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Comparing Applications between IrDA and Bluetooth

First, regarding the application of data interchange, IrDA (with its point-to-point exchange of data) is better suited for the task than Bluetooth. Both protocols share the same upper-layer protocol for enabling communication, which is the OBEX standard. The short-range aspects of IrDA, with the relative tight cone of transmission, favor this wireless technology over Bluetooth for simple data interface. Conversely, in broader, more one-to-many transmission scenarios, Bluetooth is the best bet because it can simultaneously handle the transmission of a single message to many recipients. When the transmission needs to be through solid objectives and the creation of a piconet, Bluetooth is the best choice. For laptops running Windows XP Professional, IrDA is the better choice. The default wireless configuration in Windows XP Professional reflects Microsoft's bias toward a point-to-point scenario of sharing data wirelessly.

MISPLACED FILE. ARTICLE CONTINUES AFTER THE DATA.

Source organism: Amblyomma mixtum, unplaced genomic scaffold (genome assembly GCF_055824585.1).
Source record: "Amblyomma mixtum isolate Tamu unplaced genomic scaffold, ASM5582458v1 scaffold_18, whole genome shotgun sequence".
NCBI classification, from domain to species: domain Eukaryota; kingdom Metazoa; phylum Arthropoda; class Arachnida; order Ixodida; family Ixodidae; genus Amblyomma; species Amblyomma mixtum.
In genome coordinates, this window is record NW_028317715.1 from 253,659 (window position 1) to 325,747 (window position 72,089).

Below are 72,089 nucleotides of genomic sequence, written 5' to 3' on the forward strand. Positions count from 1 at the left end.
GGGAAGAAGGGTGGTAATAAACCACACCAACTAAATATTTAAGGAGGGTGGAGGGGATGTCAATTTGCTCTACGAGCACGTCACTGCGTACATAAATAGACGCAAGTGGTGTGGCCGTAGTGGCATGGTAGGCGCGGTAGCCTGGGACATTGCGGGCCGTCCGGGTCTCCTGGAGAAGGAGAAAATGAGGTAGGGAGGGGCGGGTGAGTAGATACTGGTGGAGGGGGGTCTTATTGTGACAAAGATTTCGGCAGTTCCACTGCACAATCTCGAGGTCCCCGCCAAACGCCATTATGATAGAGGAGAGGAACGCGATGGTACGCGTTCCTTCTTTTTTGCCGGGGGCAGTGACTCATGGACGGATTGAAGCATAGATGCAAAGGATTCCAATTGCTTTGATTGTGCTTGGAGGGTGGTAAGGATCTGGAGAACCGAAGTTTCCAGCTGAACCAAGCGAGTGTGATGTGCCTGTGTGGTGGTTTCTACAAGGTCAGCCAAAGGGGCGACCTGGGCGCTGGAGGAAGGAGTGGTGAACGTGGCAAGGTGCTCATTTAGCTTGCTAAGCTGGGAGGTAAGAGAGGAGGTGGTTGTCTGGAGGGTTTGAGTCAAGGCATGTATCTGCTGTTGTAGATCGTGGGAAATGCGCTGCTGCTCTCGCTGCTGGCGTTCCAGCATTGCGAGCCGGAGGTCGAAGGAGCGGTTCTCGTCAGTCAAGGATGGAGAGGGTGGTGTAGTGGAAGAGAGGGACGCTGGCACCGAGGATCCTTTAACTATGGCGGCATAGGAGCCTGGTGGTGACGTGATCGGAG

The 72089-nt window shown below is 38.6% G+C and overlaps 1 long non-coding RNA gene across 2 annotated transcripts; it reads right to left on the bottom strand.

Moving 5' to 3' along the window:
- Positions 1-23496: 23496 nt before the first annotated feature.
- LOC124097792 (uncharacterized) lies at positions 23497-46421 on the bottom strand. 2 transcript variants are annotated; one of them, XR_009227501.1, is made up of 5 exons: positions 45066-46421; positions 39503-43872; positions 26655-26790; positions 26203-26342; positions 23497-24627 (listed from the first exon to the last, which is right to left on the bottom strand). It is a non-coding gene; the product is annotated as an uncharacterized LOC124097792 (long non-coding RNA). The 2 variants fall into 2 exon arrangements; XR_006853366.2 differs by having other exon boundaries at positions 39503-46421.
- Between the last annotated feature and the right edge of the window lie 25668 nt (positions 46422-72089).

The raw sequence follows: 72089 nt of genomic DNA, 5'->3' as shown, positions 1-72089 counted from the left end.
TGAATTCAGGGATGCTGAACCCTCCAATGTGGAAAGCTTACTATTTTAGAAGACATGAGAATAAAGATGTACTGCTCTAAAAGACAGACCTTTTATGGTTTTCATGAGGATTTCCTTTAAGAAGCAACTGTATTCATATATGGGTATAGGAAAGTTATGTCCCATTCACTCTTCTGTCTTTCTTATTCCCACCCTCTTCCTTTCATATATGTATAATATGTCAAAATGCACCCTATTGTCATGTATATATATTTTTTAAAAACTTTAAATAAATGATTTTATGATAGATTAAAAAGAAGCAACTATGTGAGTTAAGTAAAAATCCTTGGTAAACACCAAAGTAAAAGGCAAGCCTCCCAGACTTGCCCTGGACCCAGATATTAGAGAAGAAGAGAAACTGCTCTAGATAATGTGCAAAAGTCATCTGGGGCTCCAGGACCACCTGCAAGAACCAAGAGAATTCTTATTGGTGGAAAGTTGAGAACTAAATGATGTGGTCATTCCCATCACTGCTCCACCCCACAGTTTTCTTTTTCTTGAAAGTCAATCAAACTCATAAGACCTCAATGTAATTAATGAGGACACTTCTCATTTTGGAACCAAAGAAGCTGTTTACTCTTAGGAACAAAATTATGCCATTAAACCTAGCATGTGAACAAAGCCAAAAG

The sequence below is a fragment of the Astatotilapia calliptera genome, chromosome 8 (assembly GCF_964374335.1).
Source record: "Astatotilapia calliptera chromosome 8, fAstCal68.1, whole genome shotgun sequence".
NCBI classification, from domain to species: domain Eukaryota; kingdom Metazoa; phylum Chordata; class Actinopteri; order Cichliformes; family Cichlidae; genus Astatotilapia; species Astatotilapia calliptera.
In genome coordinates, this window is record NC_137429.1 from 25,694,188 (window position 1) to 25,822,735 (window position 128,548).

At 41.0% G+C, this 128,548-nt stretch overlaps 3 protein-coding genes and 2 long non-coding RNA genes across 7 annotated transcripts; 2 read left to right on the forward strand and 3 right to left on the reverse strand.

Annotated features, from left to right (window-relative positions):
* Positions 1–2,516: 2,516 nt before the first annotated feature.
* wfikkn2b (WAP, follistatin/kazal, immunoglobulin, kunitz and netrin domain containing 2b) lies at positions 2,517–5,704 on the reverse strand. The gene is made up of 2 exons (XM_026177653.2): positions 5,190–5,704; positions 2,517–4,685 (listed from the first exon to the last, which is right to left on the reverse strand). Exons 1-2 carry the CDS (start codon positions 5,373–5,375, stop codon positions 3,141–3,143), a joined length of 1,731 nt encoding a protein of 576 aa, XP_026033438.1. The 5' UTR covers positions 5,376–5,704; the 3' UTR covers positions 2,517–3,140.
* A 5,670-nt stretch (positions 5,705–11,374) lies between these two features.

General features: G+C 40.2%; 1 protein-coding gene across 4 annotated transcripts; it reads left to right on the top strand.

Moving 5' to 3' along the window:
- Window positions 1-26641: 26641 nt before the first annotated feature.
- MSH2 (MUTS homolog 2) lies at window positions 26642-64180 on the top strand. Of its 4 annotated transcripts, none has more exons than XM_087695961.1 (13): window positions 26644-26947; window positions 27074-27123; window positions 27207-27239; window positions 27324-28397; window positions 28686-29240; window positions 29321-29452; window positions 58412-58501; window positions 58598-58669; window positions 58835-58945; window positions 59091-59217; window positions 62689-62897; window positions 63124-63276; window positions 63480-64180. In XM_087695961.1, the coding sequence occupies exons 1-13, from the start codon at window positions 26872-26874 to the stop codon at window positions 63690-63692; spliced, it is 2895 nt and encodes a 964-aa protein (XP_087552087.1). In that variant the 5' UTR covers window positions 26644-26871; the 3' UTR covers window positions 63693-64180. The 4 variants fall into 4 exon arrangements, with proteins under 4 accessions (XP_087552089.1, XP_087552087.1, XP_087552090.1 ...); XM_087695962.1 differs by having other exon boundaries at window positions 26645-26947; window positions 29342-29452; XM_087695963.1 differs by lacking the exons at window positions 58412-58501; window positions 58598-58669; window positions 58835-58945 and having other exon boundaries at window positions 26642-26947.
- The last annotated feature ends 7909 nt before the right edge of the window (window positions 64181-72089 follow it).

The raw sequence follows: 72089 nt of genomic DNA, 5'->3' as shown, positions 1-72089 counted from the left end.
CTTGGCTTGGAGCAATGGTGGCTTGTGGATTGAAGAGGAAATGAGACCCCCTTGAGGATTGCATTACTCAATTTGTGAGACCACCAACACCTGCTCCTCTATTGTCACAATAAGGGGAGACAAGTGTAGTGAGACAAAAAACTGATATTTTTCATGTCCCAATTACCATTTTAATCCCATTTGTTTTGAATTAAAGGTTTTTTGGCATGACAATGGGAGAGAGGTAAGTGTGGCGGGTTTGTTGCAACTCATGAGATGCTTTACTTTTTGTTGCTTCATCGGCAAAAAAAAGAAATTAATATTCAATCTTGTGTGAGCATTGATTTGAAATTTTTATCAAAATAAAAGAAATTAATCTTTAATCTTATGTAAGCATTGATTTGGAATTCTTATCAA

Second, when comparing both Bluetooth and IrDA for LAN access, it's clear that the capability to not have line-of-sight access to a LAN connection is preferable for ease of configuration. In this area, Bluetooth is the preferable technology because it provides the greater level of flexibility—it supports up to eight compatible devices in its own network configuration, or piconet.

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